It was so dark and deserted that I refused to believe it was actually the gift shop. Kerri had to drag me back to the sign that said, “Gift Shop. Ring bell for service. Area is monitored by closed circuit security cameras. Shoplifters will be prosecuted to the fullest extent of the law. Thanks for coming!”
We slipped outside and shook the odor of stagnant decay from our clothes before heading down the path that lead to The Natural Bridge. The path ran along a beautiful, cascading waterfall and ended at the snack bar “With 15 Kinds of Hot Dogs!!!!!” and “The Natural Bridge’s Famous Nacho Chips and Cheez!!!!!”
Somehow, we escaped the siren song of cheez and wandered toward the bridge. The Natural Bridge is absolutely stunning. Vaulting walls of carved rock soar skyward in an amazing display of geological architecture. We spent quite a bit of time wandering around under the bridge, craning our necks to view the majestic, scarred rock.
You can see what are alleged to be George Washington’s initials carved into the rock. Our first president was, evidently, also a vandal.
I was even more enthralled with the natural stone Buddha I saw in the rocks. This far below the Bible Belt, however, Buddha gets no mention.
We followed the footpath along the river for about three-fourths of a mile. stopping to check out Lace Falls, a beautiful, serene waterfall that tumbles slowly over the corrugated rocks that line the river bed.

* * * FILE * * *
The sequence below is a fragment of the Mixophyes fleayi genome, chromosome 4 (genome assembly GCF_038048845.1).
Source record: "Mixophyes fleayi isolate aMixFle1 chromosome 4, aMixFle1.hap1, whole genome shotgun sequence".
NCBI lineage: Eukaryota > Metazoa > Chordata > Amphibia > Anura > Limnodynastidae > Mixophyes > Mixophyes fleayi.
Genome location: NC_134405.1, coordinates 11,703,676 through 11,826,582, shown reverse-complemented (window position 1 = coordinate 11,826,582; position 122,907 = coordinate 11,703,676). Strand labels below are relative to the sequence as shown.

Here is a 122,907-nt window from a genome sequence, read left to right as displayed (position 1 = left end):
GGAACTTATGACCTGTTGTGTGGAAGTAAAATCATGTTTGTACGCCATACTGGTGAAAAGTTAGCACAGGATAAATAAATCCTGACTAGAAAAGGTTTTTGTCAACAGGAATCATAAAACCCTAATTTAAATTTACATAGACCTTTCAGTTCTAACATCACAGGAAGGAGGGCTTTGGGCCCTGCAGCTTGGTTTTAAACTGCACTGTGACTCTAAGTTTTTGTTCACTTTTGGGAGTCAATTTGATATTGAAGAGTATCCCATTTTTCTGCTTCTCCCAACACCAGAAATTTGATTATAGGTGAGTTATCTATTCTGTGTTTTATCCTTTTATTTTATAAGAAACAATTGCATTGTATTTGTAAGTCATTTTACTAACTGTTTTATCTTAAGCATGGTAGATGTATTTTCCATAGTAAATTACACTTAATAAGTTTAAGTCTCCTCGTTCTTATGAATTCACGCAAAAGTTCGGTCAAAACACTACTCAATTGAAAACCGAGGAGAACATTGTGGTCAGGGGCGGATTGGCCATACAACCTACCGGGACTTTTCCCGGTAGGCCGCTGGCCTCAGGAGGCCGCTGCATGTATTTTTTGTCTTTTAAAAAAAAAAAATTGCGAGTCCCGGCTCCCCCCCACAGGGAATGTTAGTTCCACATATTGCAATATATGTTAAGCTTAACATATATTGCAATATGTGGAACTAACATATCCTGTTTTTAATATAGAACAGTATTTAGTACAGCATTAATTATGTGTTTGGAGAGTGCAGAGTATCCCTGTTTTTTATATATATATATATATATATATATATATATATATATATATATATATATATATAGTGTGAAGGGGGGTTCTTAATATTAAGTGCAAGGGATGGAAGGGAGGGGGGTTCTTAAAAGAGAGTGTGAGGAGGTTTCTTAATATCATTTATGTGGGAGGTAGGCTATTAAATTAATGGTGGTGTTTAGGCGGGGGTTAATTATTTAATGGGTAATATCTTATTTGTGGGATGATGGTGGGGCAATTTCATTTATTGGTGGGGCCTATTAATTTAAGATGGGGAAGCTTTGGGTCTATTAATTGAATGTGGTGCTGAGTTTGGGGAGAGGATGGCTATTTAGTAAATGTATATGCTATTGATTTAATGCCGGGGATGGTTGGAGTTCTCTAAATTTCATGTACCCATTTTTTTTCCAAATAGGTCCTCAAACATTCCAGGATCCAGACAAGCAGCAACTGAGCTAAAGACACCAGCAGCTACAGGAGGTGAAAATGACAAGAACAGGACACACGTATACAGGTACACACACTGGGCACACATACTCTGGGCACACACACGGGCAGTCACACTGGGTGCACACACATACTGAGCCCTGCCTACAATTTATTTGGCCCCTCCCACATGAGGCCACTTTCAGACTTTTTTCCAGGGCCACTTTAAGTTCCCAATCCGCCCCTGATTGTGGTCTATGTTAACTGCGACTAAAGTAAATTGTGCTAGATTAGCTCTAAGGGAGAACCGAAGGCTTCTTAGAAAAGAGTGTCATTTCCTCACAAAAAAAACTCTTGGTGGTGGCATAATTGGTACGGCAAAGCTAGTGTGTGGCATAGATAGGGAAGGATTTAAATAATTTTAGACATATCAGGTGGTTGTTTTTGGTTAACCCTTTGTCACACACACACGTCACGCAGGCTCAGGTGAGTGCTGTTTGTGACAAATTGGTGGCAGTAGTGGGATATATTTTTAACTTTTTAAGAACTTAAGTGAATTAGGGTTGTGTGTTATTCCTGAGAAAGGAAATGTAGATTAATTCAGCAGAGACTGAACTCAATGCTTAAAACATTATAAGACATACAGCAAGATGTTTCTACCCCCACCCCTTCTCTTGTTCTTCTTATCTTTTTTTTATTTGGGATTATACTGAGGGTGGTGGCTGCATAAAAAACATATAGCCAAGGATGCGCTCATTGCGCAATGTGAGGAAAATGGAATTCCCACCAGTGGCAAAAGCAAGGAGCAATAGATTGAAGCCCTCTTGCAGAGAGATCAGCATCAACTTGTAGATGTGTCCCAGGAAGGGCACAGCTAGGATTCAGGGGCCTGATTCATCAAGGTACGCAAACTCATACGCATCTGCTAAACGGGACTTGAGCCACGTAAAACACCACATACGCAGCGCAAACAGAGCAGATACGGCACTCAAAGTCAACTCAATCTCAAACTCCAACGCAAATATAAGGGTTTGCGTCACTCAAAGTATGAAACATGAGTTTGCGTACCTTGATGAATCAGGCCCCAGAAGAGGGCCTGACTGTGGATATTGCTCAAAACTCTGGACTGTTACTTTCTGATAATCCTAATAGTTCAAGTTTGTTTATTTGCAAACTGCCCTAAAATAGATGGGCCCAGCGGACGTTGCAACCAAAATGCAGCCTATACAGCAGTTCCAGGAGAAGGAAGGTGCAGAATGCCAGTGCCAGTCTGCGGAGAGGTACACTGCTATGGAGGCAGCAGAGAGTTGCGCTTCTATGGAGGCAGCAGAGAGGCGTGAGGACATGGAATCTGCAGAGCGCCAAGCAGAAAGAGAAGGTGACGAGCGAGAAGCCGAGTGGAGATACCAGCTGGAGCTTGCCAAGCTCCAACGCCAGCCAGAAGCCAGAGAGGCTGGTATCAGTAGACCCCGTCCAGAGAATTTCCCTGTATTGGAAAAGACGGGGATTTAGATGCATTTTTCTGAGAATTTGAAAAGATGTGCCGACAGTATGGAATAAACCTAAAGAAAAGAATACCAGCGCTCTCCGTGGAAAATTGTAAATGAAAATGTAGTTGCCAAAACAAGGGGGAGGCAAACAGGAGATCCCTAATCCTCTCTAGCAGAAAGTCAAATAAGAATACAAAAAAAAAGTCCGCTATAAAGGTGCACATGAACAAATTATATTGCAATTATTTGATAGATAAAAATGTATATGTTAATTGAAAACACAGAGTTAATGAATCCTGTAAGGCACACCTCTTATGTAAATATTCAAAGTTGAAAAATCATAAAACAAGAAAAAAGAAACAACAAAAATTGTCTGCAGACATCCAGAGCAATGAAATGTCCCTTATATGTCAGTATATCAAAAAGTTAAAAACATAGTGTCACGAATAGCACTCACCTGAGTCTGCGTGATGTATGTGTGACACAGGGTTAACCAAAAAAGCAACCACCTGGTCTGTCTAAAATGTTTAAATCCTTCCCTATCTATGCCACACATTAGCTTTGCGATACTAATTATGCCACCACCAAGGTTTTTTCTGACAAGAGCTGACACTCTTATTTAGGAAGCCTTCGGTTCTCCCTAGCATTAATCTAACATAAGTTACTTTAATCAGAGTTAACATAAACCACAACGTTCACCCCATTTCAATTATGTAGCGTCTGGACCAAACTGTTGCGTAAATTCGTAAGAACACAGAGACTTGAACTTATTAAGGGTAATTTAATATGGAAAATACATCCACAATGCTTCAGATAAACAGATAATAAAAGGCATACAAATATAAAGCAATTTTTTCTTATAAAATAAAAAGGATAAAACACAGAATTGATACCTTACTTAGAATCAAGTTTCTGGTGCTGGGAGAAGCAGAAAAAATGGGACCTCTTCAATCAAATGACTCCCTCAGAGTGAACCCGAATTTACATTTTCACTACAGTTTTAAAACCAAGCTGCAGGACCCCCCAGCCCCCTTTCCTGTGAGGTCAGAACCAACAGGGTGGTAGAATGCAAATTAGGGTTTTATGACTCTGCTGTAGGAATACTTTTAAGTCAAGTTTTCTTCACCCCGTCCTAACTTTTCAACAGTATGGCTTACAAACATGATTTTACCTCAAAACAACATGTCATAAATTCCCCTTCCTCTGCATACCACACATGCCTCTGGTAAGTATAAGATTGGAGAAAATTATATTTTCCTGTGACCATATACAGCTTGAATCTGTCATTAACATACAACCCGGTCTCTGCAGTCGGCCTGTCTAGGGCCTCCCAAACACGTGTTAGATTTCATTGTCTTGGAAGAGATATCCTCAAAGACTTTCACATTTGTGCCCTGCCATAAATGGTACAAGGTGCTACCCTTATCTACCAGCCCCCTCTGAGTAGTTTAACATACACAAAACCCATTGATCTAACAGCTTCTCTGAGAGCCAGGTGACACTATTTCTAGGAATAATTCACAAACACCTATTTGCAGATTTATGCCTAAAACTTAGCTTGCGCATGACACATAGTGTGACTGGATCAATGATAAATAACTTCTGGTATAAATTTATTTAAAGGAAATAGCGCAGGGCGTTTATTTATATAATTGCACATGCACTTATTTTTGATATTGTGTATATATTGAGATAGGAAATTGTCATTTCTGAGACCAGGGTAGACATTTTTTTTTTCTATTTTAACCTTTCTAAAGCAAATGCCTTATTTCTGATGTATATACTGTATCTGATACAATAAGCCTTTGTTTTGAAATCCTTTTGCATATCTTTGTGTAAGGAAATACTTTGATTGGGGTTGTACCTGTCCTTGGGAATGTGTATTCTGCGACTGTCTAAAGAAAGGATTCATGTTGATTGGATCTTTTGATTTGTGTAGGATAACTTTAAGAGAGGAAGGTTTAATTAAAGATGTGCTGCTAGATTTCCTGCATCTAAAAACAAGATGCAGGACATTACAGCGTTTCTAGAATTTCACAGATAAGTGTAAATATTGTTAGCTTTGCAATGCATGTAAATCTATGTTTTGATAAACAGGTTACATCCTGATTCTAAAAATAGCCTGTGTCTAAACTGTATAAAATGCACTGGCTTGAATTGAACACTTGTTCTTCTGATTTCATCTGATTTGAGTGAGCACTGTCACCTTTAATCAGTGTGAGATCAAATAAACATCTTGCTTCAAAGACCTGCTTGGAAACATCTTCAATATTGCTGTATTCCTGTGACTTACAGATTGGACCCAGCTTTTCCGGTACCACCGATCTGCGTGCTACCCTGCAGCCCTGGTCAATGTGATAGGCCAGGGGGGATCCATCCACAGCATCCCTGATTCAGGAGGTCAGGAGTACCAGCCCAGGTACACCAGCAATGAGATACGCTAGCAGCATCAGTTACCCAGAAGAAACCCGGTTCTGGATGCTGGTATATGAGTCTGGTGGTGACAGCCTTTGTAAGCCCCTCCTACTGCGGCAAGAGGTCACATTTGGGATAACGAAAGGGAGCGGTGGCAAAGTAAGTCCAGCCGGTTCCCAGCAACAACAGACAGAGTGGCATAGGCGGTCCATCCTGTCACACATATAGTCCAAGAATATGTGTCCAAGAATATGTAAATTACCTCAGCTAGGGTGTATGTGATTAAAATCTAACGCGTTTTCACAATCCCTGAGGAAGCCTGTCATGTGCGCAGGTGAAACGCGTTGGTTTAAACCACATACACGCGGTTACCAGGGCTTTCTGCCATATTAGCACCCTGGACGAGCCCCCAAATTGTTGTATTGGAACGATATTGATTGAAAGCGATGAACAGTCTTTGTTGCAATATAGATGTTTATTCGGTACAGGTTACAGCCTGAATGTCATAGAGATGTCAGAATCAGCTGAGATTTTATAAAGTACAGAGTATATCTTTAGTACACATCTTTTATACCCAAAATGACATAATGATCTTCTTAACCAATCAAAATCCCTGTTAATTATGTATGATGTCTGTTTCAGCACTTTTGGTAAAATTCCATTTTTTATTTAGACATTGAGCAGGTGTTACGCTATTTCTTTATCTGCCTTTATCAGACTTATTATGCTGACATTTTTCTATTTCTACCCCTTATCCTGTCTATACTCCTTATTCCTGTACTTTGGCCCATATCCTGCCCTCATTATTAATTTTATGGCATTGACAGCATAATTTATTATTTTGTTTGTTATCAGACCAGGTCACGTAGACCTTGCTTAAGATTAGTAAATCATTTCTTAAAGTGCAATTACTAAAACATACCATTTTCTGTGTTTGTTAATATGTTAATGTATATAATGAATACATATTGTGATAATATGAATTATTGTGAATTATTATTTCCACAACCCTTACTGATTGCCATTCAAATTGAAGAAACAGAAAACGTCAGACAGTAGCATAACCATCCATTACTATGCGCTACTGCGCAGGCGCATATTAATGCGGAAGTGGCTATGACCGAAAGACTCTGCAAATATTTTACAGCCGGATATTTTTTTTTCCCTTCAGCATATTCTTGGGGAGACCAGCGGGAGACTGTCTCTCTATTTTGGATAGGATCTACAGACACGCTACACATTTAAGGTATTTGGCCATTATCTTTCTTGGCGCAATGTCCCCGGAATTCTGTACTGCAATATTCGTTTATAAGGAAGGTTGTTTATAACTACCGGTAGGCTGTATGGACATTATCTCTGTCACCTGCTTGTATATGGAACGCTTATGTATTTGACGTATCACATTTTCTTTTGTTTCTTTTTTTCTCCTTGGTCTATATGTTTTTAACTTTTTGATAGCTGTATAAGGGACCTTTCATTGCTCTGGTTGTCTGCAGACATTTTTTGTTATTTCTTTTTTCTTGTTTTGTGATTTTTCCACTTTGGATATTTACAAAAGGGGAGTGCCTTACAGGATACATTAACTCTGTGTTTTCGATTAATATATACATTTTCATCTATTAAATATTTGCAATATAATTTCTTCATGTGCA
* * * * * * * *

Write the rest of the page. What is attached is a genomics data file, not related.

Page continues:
We also took time to see the Indian village, but the lack of spicy, curried delicacies saddened me and I had to leave.
Despite our collective hunger, we somehow managed to once again avoid the tempting Natural Bridge Cheez in favor of a short drive to The Pink Cadillac Diner where authentic, tattooed, pierced waitresses–just like the one’s from the 1950’s–served us our food.
Our drive back to The Natural Bridge Entertainment Complex of Sorrow and Despair was briefly interrupted by a detour to Foamhenge, a mysterious full sized replica of Stonehenge, made entirely of styofoam.
Time, the elements, and vandals have eroded the styrofoam so that the entire area is covered with a thin, swirling layer of tiny pellets of styrofoam. The terrible environmental impact of the sculpture is dwarfed, however, by the very real threat that its creator may be lurking in the bushes nearby.
We raced back to our car and returned to the safety of The Natural Bridge Touris Trap Extravaganza. Next up were The Natural Bridge Caverns, “The Deepest Caverns in Town!”
When our tour began, the guide arrived and immediately captured our attention with his introduction, “Th’ nex toah bouttah b’gn so anyone gutta ticket, y’all line up ovah heah now an’ we git goin.”
It was all said in one breath and at the level of a low mumble.
The guide hurried us hrough the caverns, occasionally flitting his flashlight across some alleged point of interest for a half a second and mumbling, “Dis heah wheah th’ firsplorer of th’ caverns git stuck fo bouttah daynahaff till he gut rescued.”